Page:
Laughing at Culture Shocks
One of the few times I have ever heard my mother laugh like a loca was one night when I was in my late teens. I’d just gotten her the newly-released book I’m a Stranger Here Myself, by Bill Bryson, and she was reading it in her room before bed. From the floor above her, I heard first some giggling, which seemed unusual enough, but then it was followed by laughter so rowdy it could not be ignored. I ran downstairs to find her wiping tears from her eyes and trying to catch her breath. What, I wanted to know, was so funny?
I’m a Stranger Here Myself was written by Bill Bryson upon returning to his native United States after 20 years of living abroad. My mother had returned to her native state not long before, after 20 y pico years of living in Spain. She could relate to Bryson’s hilarious writing about being mystified in a hardware store, calling a dental floss hotline, shopping at a toy store, and navigating the post office- among other things. She’d left this country in her late teens and come back as a middle-aged mother; her home was familiar, but not free of oddities to her.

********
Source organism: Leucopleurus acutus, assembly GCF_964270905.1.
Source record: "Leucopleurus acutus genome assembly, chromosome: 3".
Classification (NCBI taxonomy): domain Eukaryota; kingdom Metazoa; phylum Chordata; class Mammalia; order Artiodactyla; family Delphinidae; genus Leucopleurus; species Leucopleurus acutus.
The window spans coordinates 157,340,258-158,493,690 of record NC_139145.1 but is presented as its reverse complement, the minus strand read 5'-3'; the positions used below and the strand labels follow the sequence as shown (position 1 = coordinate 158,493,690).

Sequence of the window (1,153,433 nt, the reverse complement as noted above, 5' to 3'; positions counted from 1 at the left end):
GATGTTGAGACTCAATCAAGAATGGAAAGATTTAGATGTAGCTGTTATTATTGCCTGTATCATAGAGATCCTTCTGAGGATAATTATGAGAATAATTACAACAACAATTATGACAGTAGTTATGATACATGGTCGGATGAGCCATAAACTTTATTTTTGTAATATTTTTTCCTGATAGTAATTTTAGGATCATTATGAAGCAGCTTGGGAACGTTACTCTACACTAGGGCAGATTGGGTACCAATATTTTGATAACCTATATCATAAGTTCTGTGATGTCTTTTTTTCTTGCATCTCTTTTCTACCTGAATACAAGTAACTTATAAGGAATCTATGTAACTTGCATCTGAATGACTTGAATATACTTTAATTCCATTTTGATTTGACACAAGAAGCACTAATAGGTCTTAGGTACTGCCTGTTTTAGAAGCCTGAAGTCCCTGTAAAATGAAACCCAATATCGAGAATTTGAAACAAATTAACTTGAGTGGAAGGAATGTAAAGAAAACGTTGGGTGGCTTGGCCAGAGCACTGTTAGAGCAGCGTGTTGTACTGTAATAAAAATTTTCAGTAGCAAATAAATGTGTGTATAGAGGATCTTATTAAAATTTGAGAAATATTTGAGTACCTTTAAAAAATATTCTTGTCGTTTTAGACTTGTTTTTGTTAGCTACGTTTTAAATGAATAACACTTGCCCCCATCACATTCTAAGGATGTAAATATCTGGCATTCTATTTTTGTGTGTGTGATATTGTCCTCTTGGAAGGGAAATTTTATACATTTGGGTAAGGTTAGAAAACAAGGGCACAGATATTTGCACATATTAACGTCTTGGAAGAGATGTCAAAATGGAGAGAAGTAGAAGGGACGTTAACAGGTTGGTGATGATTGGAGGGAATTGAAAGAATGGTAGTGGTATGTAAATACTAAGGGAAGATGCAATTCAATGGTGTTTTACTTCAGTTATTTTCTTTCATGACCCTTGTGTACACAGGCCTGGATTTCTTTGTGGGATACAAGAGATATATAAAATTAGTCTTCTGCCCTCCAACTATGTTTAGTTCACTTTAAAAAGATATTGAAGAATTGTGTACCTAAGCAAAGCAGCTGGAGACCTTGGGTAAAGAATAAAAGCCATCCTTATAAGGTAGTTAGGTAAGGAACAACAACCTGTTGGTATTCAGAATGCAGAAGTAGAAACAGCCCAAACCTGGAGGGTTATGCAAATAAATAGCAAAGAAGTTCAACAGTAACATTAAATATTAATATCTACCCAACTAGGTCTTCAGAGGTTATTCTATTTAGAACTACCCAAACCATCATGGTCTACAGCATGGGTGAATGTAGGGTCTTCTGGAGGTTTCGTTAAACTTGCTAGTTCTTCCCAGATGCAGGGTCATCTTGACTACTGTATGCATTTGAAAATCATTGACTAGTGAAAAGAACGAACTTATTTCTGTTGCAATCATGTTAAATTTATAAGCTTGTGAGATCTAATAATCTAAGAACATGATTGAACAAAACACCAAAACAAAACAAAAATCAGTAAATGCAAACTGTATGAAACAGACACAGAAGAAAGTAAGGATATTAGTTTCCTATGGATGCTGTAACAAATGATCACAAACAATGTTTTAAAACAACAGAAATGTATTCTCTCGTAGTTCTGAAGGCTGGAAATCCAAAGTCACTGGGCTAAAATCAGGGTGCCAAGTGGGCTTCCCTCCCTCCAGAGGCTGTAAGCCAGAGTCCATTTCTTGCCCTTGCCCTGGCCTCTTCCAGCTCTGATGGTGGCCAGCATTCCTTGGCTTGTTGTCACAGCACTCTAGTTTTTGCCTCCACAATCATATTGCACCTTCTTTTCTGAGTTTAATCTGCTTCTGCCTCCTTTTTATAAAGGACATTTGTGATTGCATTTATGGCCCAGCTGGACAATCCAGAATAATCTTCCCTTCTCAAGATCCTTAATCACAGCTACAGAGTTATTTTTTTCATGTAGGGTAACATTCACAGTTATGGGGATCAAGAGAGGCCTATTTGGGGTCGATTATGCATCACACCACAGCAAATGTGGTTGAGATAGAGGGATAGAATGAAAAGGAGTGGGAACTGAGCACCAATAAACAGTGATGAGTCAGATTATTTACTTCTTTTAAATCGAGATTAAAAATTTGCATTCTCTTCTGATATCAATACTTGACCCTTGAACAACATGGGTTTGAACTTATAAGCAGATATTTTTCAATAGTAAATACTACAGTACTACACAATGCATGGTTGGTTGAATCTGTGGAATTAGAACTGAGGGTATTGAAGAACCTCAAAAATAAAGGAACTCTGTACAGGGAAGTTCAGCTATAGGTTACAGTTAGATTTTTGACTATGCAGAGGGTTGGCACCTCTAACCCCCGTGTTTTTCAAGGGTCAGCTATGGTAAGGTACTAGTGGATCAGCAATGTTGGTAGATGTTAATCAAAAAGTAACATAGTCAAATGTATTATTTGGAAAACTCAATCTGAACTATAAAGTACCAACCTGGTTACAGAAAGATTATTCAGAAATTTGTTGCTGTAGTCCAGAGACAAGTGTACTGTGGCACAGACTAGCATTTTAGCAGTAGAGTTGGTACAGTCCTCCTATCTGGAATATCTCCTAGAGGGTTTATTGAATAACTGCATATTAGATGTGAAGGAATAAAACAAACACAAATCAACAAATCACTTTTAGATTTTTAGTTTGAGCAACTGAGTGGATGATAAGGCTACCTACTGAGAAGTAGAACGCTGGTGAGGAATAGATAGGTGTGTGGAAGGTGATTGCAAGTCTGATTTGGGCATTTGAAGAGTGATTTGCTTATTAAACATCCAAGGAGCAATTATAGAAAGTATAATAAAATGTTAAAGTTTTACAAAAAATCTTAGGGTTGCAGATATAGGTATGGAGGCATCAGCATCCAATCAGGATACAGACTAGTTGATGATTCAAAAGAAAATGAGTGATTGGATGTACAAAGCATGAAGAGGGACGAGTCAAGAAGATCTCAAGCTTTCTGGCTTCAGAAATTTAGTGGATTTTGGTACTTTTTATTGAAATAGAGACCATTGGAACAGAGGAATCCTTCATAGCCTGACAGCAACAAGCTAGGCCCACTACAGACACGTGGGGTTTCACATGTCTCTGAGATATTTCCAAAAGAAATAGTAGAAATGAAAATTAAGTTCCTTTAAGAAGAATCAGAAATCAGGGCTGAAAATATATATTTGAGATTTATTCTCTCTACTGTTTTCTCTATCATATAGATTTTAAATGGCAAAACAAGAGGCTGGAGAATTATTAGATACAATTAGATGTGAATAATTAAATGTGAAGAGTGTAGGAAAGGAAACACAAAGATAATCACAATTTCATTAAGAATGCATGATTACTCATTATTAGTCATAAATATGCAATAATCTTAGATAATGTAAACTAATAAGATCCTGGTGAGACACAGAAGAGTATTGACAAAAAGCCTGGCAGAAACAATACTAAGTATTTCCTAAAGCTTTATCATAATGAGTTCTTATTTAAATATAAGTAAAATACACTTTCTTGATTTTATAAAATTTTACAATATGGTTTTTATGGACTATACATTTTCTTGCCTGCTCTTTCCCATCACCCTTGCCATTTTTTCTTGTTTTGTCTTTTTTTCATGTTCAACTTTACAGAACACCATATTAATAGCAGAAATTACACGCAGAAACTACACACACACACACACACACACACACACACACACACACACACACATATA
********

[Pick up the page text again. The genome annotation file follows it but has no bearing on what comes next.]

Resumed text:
As her Spanish born-and partially raised, and American-partially raised and settled daughter, I can relate. There are things both Spanish and American that I just don’t get, and that sometimes make me giggle, too. To name a couple:
· the way many Spanish names can be given nicknames which (to me) don’t remotely resemble the original. Think Chema out of Jose Maria, and Peque out of Anunciacion.
· fanny packs.
So, we at TikiTiki want to know: what aspects of both American and Latino cultures make you feel culture shock? What do you not get, even if you feel you should? What makes you giggle like a loca?
* photo by elkrusty